Buying Handicap Accessible RVs

Recreation Vehicle RV Trip. Class C Motorhome Closeup. Vacation on the American Road.

Getting into the great outdoors is good for the mind, body, and overall bonding of everyone involved. Not all RVs are built with disabilities in mind, though, so many are inaccessible. An inaccessible RV can be the difference between an inclusive trip and one that causes extra trouble. 

But how can you know if your RV is handicap accessible

You should be ready to ask certain questions (either to yourself or to the seller) when you're looking for your new RV. You need to make sure it's a good fit!

Keep reading to learn about a few questions you should keep in mind when you're looking for your next handicap accessible RV. 

1. How Good is the Entrance Accessibility? 

Many RVs can be modified to include some kind of accessibility entrance for those in wheelchairs, with walkers, or who have limited mobility. 

If you or a loved one that you'll be traveling with has mobility issues, you should ask about accessible entrances. Does this RV have a ramp? What about a wheelchair lift? If not, can those things be installed easily? 

If the answer to these questions is "no", then this might not be the RV for you. 

You can add a great wheelchair lift after the fact if you already have an RV that isn't as accessible as you'd like. Many can carry even larger mobility devices, such as scooters, to ensure that everyone has enough accessibility. 

2. How Large is the Restroom?

Sometimes the restroom in an RV can be small. People with physical (or even mental) handicaps might need more space.

For some, the restroom isn't accessible unless their mobility device can fit comfortably in the space. This requires a few more feet of room than the average tiny RV bathroom. 

For others, they may need a care attendant while in the restroom, meaning two people need to be able to fit in there, if only for a few moments.

It can also be useful to have a shower seat in the restroom for those who need (or want) to remain seated while cleaning. 

RV bathrooms can't be easily modified without completely renovating the inside, so this is something that has to come with the product.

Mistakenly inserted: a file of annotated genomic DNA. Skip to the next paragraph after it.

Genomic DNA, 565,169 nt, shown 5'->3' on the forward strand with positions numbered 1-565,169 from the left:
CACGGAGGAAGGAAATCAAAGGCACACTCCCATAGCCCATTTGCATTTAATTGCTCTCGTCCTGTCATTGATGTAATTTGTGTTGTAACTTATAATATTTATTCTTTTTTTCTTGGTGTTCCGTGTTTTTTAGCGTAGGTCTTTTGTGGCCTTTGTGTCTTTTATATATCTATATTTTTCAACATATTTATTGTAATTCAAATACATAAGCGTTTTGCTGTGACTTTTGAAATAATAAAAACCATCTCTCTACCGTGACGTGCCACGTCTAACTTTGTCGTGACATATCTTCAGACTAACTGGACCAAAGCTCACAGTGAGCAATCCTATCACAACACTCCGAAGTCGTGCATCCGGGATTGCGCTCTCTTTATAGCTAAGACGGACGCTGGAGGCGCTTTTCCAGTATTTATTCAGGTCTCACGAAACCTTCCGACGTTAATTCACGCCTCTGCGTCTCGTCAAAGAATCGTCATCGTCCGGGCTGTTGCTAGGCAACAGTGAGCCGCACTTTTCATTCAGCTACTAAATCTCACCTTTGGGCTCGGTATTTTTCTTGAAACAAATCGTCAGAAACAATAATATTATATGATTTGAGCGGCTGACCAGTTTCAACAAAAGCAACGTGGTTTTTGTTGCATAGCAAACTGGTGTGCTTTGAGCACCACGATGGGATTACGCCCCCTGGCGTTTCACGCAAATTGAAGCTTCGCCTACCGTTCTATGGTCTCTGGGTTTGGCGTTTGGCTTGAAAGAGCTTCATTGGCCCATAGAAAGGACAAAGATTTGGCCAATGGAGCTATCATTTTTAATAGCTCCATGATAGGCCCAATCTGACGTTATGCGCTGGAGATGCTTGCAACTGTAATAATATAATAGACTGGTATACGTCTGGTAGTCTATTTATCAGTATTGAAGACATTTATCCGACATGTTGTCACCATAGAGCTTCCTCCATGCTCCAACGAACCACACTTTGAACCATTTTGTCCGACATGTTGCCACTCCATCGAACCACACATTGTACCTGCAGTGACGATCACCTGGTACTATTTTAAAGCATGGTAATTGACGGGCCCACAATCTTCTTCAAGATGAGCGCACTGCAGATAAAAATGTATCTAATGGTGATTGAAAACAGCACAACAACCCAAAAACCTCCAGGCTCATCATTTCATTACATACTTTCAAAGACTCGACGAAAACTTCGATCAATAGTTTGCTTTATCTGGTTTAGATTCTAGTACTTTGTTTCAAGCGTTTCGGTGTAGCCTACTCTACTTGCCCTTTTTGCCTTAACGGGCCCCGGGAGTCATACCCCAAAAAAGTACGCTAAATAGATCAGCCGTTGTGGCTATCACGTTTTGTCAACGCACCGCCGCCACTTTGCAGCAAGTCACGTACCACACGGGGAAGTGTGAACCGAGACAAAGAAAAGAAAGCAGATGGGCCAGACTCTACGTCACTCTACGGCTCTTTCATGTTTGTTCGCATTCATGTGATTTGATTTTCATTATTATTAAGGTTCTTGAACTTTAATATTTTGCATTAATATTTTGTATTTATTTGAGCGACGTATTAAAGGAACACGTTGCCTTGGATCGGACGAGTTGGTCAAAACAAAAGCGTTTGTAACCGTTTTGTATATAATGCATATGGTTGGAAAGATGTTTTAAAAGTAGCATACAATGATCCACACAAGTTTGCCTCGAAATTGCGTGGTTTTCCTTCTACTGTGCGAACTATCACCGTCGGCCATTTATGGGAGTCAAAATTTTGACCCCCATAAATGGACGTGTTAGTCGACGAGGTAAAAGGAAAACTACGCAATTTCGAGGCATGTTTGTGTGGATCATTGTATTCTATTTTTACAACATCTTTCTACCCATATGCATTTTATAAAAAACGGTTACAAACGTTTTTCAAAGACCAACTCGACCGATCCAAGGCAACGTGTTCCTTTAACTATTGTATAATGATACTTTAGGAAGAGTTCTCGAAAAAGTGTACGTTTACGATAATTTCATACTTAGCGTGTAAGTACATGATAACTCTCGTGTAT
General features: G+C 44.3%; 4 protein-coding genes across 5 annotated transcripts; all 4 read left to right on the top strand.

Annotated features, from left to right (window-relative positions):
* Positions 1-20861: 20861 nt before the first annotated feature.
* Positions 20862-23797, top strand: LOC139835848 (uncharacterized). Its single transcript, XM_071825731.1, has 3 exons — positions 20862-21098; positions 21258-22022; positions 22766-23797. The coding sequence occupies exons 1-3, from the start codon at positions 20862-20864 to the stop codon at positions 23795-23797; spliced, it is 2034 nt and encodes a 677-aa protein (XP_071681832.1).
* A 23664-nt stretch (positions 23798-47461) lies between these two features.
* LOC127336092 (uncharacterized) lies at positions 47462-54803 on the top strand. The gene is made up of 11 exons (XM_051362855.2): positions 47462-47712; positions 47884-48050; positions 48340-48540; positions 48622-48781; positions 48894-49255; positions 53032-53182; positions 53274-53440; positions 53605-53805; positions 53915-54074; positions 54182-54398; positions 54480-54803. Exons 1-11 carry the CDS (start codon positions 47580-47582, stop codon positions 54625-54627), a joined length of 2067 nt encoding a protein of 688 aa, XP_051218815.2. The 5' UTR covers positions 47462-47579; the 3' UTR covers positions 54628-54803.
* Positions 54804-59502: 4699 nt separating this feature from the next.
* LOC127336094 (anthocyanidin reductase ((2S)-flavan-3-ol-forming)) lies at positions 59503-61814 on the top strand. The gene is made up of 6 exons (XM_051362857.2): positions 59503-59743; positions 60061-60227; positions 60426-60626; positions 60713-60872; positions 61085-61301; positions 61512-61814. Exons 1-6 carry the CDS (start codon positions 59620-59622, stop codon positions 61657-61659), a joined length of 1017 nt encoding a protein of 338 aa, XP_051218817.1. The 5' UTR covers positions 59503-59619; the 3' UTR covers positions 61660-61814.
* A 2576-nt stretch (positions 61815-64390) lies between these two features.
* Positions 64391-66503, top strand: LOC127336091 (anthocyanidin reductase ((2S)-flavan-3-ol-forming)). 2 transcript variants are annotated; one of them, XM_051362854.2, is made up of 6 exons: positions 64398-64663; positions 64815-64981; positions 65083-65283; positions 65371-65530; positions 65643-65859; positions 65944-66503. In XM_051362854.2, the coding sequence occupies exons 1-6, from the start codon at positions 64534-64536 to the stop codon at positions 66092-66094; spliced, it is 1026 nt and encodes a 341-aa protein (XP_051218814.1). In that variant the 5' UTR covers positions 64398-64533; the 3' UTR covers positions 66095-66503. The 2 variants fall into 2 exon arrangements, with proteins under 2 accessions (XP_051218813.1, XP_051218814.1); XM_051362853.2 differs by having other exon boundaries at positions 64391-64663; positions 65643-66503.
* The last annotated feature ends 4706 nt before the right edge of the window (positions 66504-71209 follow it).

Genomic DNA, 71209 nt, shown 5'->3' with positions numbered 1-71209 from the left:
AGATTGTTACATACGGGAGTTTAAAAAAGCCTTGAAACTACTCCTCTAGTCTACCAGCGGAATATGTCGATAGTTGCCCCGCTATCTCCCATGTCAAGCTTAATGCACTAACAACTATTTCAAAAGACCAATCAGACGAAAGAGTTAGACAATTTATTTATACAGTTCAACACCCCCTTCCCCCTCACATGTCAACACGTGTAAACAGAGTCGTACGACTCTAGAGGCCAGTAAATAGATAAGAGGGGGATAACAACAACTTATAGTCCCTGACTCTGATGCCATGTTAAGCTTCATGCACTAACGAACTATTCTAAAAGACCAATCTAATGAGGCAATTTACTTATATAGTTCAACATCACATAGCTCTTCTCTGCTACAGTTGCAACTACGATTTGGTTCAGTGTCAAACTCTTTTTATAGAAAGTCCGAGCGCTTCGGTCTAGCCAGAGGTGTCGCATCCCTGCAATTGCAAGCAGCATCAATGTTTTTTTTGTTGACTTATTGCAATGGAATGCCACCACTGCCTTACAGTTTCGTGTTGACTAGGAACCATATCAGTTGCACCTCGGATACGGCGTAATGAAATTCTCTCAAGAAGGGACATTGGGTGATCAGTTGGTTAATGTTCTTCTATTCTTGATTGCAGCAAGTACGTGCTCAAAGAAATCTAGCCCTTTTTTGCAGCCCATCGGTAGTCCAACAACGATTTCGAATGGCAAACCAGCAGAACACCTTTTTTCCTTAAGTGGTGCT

3. How Wide Are the Pathways? 

Just because you can get into the RV doesn't mean that it's going to be a handicap-friendly experience. If the pathways are too narrow for a mobility device to easily move through, the RV isn't accessible.

Ask about how wide the RV is on the inside, and preferably, see if you can go check it out for yourself. Is your mobility device (or that of your loved one) able to get around inside the RV? 

If you don't have access to the mobility device in question, take measurements before looking for your new RV to ensure that getting around will be easy.

4. How Much Accessible Storage is There? 

Most RVs are pretty reliable when it comes to storage, but that storage isn't always easily accessible.

If you or someone in your life has a disability, you might require extra storage. This can be for mobility devices when they're not in use, for medications and medical equipment, or any "just in case" items that you could need while camping or traveling

The storage doesn't only have to be spacious, it also has to be accessible. Are there cabinets or trunks located in an area that can be reached by all members of the family? If all of the storage is high up, it might only be accessible to the able-bodied people on your trip.  

5. Are There Assist or Balance Bars? 

Whether the RV is in motion or not, some assist bars can be helpful to anyone.

That said, they're more essential to those with handicaps, so it's important that they're either pre-installed in the RV, or they're easy to install after purchase. 

Bars should be present in the bathroom, near the toilet and shower. They can also be placed strategically around to help with balance while navigating the RV. 

An RV in motion can destabilize anyone, even those who are able-bodied. Balance bars can help. 

6. Are Controls and Appliances Easy to Reach? 

RVs have a lot of cool technology built-in these days, but if that tech isn't accessible to everyone on your trip, what's the point? 

While this can definitely be modified, often with extension cords or apps, it's most ideal if all controls are accessible right off the lot. Are light switches controlled with a remote, or low enough for everyone to reach them? 

If there are any "smart" features, can they be navigated by someone with the physical or mental handicap that you or your loved one is working with? 

While most appliances are more accessible in RVs than they are in buildings (due to the compressed size), also consider looking into whether or not the refrigerator, sink, and stovetop are going to be accessible to everyone. 

This is a smaller issue, as there are many ways to hook up controls to remotes or even phones, but it's something to think about when you're looking for your perfect RV. 

Handicap Accessible RVs Are Out There!

There are ways to get an accessible RV, but you have to ask the right questions. Handicap accessible RVs might not be as common as the standard-issue ones, but they're essential for a comfortable and inclusive travel experience. 

To learn more about handicap-accessible vehicles, or to see if one of our wheelchair-accessible vehicles is for you, visit our site and check out our inventory. We want to make your next trip accessible for everyone.

Related Articles: